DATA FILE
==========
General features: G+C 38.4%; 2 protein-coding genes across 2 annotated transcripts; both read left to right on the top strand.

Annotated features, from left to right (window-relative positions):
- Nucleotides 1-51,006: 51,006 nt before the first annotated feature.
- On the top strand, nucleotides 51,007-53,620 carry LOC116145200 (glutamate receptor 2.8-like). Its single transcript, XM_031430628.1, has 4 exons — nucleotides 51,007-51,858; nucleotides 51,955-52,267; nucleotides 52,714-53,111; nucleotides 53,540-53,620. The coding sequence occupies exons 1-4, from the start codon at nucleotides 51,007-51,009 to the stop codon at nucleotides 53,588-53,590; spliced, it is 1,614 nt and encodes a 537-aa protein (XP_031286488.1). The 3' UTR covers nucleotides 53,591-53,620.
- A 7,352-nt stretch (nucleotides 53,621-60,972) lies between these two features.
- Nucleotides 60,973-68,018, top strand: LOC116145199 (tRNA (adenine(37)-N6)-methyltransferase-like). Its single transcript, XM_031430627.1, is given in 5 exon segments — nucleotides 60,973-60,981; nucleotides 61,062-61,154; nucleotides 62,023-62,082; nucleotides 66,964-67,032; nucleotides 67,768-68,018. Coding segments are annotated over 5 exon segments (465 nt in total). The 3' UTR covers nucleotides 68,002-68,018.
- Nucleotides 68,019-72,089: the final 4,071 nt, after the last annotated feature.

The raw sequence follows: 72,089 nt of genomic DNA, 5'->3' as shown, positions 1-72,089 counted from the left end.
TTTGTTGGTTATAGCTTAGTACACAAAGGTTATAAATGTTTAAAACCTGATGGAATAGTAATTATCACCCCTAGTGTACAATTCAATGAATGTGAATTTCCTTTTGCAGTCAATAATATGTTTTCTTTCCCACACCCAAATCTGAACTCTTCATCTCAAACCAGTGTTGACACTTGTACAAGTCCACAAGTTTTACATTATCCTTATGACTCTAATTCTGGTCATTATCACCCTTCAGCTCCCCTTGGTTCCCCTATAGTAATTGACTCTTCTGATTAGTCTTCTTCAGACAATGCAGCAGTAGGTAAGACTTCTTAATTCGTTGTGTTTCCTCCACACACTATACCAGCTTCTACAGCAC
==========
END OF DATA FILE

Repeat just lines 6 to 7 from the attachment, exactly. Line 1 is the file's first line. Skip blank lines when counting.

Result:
- Nucleotides 60,973-68,018, top strand: LOC116145199 (tRNA (adenine(37)-N6)-methyltransferase-like). Its single transcript, XM_031430627.1, is given in 5 exon segments — nucleotides 60,973-60,981; nucleotides 61,062-61,154; nucleotides 62,023-62,082; nucleotides 66,964-67,032; nucleotides 67,768-68,018. Coding segments are annotated over 5 exon segments (465 nt in total). The 3' UTR covers nucleotides 68,002-68,018.
- Nucleotides 68,019-72,089: the final 4,071 nt, after the last annotated feature.